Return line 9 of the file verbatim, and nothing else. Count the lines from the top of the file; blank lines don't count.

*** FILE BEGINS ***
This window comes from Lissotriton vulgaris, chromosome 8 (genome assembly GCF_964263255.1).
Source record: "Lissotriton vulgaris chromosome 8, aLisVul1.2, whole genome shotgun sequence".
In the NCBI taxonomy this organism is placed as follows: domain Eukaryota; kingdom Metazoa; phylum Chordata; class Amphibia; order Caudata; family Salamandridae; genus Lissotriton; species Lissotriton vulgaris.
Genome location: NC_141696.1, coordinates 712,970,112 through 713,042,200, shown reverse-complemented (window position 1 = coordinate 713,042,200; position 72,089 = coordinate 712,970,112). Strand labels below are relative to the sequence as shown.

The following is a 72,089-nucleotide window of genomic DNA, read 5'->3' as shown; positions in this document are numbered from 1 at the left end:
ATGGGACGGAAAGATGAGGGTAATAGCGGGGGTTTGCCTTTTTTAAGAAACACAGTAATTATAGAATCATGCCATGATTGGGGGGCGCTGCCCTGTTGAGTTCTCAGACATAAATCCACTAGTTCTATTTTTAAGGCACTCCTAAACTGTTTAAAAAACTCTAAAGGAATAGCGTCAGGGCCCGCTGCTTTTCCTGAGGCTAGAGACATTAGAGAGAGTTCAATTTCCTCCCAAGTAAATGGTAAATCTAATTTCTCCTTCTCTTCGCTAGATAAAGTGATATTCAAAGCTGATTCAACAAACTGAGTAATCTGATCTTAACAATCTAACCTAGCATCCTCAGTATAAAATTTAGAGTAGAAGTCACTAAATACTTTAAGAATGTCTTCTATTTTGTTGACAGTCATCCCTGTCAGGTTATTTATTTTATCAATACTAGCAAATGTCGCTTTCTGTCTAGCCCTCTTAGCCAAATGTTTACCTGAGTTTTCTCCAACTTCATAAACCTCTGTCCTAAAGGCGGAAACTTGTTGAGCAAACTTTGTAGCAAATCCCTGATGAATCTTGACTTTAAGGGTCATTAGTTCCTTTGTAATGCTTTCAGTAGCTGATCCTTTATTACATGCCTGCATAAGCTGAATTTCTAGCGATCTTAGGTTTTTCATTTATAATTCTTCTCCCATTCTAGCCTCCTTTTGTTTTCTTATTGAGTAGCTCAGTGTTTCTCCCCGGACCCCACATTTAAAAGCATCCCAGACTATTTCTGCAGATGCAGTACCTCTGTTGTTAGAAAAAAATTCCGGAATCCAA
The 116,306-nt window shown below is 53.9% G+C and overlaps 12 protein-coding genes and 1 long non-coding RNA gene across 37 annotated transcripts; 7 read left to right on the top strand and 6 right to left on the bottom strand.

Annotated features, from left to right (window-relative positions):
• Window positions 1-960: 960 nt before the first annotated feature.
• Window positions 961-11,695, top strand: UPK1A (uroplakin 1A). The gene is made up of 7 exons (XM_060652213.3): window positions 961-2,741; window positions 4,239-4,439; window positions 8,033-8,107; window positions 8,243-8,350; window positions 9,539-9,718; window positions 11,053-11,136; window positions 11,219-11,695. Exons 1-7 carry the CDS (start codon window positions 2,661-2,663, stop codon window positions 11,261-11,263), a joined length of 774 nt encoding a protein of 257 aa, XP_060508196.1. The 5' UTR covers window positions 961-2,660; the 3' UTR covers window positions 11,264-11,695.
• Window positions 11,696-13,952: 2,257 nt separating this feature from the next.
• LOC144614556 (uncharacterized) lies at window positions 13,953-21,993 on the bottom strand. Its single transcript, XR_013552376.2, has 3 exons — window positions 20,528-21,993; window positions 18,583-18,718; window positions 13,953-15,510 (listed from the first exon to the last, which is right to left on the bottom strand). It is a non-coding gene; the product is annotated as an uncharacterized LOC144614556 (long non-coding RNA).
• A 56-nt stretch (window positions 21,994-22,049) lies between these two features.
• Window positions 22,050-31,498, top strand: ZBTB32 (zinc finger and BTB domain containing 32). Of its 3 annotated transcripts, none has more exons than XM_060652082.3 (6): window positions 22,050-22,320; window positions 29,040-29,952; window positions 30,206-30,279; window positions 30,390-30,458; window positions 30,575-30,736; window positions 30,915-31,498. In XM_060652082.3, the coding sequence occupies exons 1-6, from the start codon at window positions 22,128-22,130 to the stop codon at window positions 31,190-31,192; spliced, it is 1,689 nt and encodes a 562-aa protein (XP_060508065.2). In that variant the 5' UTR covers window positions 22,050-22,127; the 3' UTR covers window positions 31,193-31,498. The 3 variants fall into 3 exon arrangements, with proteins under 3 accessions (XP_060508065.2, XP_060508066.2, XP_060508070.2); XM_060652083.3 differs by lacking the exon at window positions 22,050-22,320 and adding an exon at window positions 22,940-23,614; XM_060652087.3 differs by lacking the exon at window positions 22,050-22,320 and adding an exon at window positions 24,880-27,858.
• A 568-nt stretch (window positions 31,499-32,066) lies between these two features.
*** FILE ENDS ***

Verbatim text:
• Window positions 1-960: 960 nt before the first annotated feature.